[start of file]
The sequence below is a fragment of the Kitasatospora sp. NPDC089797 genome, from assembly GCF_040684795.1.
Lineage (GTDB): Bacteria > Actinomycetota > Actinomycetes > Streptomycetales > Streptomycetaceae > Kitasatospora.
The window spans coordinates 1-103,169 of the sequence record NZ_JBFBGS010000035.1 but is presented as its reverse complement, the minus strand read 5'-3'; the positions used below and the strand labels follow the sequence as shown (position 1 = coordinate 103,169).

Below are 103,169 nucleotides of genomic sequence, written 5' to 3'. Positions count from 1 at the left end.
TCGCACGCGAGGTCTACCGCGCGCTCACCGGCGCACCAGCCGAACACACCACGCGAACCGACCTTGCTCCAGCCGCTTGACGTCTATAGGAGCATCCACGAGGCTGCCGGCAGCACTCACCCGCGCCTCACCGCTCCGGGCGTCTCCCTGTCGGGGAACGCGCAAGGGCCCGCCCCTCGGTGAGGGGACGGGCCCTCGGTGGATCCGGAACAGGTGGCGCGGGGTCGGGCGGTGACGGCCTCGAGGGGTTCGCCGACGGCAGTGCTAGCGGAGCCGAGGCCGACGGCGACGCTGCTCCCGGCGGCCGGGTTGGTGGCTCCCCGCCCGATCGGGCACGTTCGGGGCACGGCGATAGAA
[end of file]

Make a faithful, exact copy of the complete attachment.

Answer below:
The sequence below is a fragment of the Kitasatospora sp. NPDC089797 genome, from assembly GCF_040684795.1.
Lineage (GTDB): Bacteria > Actinomycetota > Actinomycetes > Streptomycetales > Streptomycetaceae > Kitasatospora.
The window spans coordinates 1-103,169 of the sequence record NZ_JBFBGS010000035.1 but is presented as its reverse complement, the minus strand read 5'-3'; the positions used below and the strand labels follow the sequence as shown (position 1 = coordinate 103,169).

Below are 103,169 nucleotides of genomic sequence, written 5' to 3'. Positions count from 1 at the left end.
TCGCACGCGAGGTCTACCGCGCGCTCACCGGCGCACCAGCCGAACACACCACGCGAACCGACCTTGCTCCAGCCGCTTGACGTCTATAGGAGCATCCACGAGGCTGCCGGCAGCACTCACCCGCGCCTCACCGCTCCGGGCGTCTCCCTGTCGGGGAACGCGCAAGGGCCCGCCCCTCGGTGAGGGGACGGGCCCTCGGTGGATCCGGAACAGGTGGCGCGGGGTCGGGCGGTGACGGCCTCGAGGGGTTCGCCGACGGCAGTGCTAGCGGAGCCGAGGCCGACGGCGACGCTGCTCCCGGCGGCCGGGTTGGTGGCTCCCCGCCCGATCGGGCACGTTCGGGGCACGGCGATAGAA